The situation escalates, with neither man willing or able to find compromise. And when their conflict leads in some unexpected directions, the wider impact may prove to be truly devastating.

It’s rare for a movie to deliver both hilarity and gutpunching emotion, but that’s what Martin McDonagh has done here. It is a beautiful expression of the toxic side effects of male emotional repression, a look at what happens to men when they can’t simply be honest about their feelings. Instead of handling their situation with reason and rationality, the two spiral into a bizarre morass of desperation and self-loathing, with neither seemingly able to express anything resembling honest truth.

That central conflict powers “The Banshees of Inisherin,” casting aside anything unnecessary. That lack of adornment plays very nicely against the stark beauty of the Irish island landscape, throwing back to an ostensibly simpler time. But while the physical lifestyle might be simple, the emotional one is anything but. That dichotomy allows for escalation that, in other contexts, might feel outlandish or absurd. Instead, the extremity here feels somehow justified; when you don’t have much, what you do have becomes all the more valuable – and all the more worth fighting for.

McDonagh’s brilliance is at full glare here, both in terms of the script – which is a masterclass in emotional understatement, deftly balancing the subtle and obvious as it manages to capture both the put-on surface stoicism and the roiling turmoil beneath – and the direction, as he brings to life this quaint Irish idyll that is shot through with its own shafts of darkness. The sweeping shadows make the sunbeams shine all the brighter.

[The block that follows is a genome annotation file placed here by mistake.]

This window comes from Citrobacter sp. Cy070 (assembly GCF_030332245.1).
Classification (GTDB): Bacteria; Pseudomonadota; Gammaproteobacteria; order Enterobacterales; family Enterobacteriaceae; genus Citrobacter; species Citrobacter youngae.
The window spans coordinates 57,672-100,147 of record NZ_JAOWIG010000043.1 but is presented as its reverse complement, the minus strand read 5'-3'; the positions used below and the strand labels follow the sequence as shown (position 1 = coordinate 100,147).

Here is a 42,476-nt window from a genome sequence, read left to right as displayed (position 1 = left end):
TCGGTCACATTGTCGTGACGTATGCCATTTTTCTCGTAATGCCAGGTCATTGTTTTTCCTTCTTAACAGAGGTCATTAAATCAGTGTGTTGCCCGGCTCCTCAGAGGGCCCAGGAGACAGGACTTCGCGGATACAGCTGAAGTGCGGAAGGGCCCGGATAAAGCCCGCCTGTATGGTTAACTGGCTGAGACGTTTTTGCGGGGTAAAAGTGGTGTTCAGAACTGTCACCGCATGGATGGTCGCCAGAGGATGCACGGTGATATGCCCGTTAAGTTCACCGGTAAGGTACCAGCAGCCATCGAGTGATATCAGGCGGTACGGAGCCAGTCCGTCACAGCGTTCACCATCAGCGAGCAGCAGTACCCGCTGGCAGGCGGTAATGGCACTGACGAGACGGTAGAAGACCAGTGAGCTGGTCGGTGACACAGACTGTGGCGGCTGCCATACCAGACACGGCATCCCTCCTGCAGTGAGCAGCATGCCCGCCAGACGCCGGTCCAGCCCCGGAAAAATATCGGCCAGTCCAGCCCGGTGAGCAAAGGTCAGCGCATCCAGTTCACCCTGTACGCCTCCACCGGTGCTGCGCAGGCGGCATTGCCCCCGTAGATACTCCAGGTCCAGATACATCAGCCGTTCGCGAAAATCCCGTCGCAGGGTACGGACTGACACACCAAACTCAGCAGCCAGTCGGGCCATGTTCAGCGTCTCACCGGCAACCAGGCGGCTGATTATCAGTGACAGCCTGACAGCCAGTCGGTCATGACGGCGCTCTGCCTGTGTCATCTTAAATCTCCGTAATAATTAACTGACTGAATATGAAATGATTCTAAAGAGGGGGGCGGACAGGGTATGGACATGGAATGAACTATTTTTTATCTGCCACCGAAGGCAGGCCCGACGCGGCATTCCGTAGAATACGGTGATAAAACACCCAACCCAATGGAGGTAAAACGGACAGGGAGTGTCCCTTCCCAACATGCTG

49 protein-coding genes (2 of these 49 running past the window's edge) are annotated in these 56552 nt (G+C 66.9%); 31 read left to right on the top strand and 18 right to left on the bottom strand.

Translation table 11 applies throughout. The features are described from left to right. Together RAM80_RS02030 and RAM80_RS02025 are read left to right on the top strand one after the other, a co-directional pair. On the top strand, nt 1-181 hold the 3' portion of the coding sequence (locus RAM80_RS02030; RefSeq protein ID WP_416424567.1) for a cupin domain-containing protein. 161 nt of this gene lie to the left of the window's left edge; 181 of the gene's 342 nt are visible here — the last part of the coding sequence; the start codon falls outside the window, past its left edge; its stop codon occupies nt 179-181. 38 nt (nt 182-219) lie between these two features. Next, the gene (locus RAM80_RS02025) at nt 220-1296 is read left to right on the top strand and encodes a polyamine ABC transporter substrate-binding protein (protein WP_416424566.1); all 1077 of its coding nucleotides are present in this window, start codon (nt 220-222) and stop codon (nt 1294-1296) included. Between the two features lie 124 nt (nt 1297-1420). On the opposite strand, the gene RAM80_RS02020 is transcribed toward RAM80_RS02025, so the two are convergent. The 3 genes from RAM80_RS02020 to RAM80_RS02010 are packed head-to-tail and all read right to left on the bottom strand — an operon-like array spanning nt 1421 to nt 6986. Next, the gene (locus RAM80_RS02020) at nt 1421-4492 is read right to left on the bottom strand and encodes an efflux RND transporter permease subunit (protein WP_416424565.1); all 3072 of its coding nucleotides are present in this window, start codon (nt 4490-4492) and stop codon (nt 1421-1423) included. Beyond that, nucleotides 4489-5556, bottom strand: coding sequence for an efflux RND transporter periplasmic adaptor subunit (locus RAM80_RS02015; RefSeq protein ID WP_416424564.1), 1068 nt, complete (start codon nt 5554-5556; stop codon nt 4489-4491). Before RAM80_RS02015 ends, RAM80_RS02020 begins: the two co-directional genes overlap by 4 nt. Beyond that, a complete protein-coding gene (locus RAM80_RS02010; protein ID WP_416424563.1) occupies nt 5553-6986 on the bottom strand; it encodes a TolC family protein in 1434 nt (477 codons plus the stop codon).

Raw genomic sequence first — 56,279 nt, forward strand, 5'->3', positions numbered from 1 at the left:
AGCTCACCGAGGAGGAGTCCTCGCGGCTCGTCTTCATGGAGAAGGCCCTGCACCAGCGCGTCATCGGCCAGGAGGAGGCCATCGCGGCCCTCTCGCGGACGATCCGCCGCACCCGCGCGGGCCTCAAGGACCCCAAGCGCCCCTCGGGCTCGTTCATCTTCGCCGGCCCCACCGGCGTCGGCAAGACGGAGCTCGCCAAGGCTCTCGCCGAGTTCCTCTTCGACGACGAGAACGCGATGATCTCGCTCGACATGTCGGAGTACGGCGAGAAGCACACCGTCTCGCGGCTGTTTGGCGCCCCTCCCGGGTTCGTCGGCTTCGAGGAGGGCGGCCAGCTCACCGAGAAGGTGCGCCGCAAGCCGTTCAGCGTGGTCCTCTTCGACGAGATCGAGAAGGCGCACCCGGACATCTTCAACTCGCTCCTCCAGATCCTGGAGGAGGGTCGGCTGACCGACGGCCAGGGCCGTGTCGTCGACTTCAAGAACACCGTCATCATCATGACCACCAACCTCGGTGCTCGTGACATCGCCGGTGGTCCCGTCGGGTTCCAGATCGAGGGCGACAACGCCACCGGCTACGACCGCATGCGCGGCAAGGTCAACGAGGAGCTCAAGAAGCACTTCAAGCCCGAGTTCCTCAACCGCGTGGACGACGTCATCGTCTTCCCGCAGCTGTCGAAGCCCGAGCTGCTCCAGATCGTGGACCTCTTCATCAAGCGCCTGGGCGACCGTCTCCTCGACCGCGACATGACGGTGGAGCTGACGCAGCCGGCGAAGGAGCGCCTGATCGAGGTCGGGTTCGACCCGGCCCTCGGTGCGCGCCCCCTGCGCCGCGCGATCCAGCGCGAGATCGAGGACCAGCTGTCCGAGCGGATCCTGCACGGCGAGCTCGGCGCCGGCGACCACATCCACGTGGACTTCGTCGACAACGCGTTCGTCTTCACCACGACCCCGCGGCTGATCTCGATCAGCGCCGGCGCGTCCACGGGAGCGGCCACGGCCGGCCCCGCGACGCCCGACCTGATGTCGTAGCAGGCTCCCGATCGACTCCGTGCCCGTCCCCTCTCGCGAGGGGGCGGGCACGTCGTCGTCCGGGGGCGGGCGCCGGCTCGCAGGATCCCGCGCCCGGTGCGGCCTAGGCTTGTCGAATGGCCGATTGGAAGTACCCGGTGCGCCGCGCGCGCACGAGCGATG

And of course, the cast.

Ferrell and Gleeson are simply incredible here. Ferrell’s Pádraic is a good-natured, amiable sort. He’s built his entire existence around being a nice guy and is genuinely flummoxed when that somehow, suddenly, isn’t enough for the man he once considered his best friend. Ferrell finds those moments of confused vulnerability throughout, endowing Pádraic with a compelling gentility. Gleeson does a fantastic job of presenting Colm’s gruffness while also allowing us just the smallest glimpses of his own internal conflict, though we’re never meant to fully understand the rationale behind his choices. Oh, he gives reasons, but those are more excuse than anything.

And the two of them together? Legitimately magical, communicating just as clearly through gesture and glance as they do with actual dialogue. They are an ideal tragicomedic duo, a less-abstracted Vladimir and Estragon, waiting for (different) something(s) that neither can fully articulate. A wildly effective example of what can happen when excellent chemistry is well wielded.

Condon is great, as is Keoghan – along with a number of other strong performances – but there’s no disputing that this film rests almost entirely on the broad and capable shoulders of Ferrell and Gleeson.

“The Banshees of Inisherin” made me laugh and made me cry. It led me to memories of friends past and present, thoughts of the choices I’ve made and why I’ve made them. It is a story of the power that connection holds over us and the pain that comes when that connection is untimely and inexplicably broken. A masterful work.

[5 out of 5]

Last modified on Wednesday, 23 November 2022 13:43